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In 1891 my great grandfather William Weiler came to America from Germany at the age of 14. He went directly to Lafayette, Indiana to stay with his aunt Christina.

This is excerpted from Reverend William Weiler’s autobiography

 

Photos found on Ancestry – originally shared by Jodi Austin

Christina (maiden name Behringer) was William’s mother’s next older sister who had come to the United States in 1873 at the age of 26.

Her husband, Heinrich (Henry) Strebe, had came to America from Saxony, Germany in 1863 at the age of 27 and immediately enlisted in the Union Army in Milwaukee, Wisconsin during the Civil War. He was a blacksmith and wagon maker. He already had 8 children with his first wife, and Christina married him 3 months after she died in 1877. In 1891 he was listed in the city directory doing business as “Strebe & Messer.”

They lived  at what is now 217 Wood Street, “south side Wood, 2 west Chauncy Avenue” in Chauncy (West Lafayette) on the west side of the Wabash River (just below the pink square on the far left in this 1892 map). West Lafayette is the home of Purdue University which opened in 1869.

Her husband was a kindly G.A.R. veteran, but, I am sorry to say, given to excessive drinking. As he was a good blacksmith and a congenial man, he could have made a success of his business and supported his family in comfort. But alas! It was the same old story that has been reacted so often down through the years. My aunt tried hard to hold the home together and to rear the children in the way they should go. Young as I was, it did not take one long to size up the situation. I made myself as useful about the house and in the blacksmith shop as I could. I had myself introduced to the American buck saw and to several cords of hard stove wood. Each four foot length of wood had to be sawed into three pieces. I can’t recall anymore whether I finished that job, all I do recall that it was a wonderful booster of self respect and appetite, although an appetizer was about the least thing I needed. My aunt was a good cook and I was a good eater. I had no difficulty learning to eat American dishes as I was trained at home to eat what was set before you.

While my aunt’s children were generally kind to me they were children nevertheless. Like our modern children they were looking for thrills, and as there were no movies and no radio entertainers in those days they soon discovered that my ignorance of English and American ways might serve to furnish the thrills. They just loved to teach me English to get a giggle out of my pronounciation. The boy, one year younger than myself, would bring his school mates around occasionally and teach me to say things in English that ought not to be said in any tongue. And after I said it he told me what it meant and then they gave me the horselaugh.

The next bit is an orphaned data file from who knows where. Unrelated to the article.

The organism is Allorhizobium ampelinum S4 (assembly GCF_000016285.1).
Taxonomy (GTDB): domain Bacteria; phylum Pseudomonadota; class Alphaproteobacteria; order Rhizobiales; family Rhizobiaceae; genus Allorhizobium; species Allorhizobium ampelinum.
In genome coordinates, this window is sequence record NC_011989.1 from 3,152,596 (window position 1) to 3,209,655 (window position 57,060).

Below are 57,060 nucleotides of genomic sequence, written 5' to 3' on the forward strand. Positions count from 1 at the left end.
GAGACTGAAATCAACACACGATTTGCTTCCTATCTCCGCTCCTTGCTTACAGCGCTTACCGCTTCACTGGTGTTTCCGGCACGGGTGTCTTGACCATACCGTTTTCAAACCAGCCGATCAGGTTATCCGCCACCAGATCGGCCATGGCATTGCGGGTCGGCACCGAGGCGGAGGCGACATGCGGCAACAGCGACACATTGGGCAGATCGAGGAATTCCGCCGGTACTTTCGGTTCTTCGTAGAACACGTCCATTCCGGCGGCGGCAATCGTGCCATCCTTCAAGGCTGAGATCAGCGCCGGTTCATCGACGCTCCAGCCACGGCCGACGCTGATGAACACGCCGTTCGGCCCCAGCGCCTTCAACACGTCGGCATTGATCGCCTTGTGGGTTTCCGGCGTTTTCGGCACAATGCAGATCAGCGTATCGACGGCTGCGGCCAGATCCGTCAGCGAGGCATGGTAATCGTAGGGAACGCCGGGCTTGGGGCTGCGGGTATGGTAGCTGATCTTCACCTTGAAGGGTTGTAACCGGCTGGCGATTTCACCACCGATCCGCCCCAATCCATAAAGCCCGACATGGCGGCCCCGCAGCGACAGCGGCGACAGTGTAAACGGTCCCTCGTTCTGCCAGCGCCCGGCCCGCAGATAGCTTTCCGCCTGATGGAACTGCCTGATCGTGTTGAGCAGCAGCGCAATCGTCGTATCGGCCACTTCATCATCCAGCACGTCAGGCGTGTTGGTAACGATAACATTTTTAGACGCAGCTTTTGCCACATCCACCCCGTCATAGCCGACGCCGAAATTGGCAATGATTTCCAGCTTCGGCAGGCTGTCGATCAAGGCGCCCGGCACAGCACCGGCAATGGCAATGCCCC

As we lived on the West side of the Wabash  [River, which was also part of the Erie Canal system] we had to walk over a mile to our church [German Methodist Church, now Brown Street Methodist Church] and walk through a covered wooden bridge. It was always fun for us to look at the river through the cracks as we crossed. We usually played a little along the way, but somehow we managed to get to S.S. on time.

The school I was attending now, day by day, lasted from morning till night. Night was my only recess. There were always new words to learn and those I had learned to put in use. At the table, moving about the house, around the yard, out on the street, in stores ‑ everywhere I was learning English words and phrases. My “what is this? what is that? How do you say Guten Tag! Guten Morgen! in English? How do you ask for things at the table?” and so on. I must have made a real nuisance of myself. However, most of my “teachers” seemed to enjoy teaching even more than I enjoyed learning. Before long I discovered the similarity between the anglo‑saxon words in the English language and the German, which helped me to remember them more easily.

One day, about two weeks after I had arrived in Lafayette, a huckster wagon stopped in front of the house, with a man of about thirty‑five and a grey haired lady of around sixty‑five on the driver’s seat. My aunt came out to meet them and before long she called me from my buck saw and introduced me to Mrs. Lahr and her son Bill, gardeners on the Northside. They looked me over and seemed to think that I might be worth trying as a “garden hand”. They would give me board and lodging and $4.00 per month and do my washing. Here was my chance, the chance I was waiting for ‑ a job! Now I could make my own living, stand on my own feet, work myself up.

Download the full PDF: Reverend William Weiler’s autobiography

By 1900 Henry was in the Indiana State Soldiers House and died 4 years later. Christina died in 1915.

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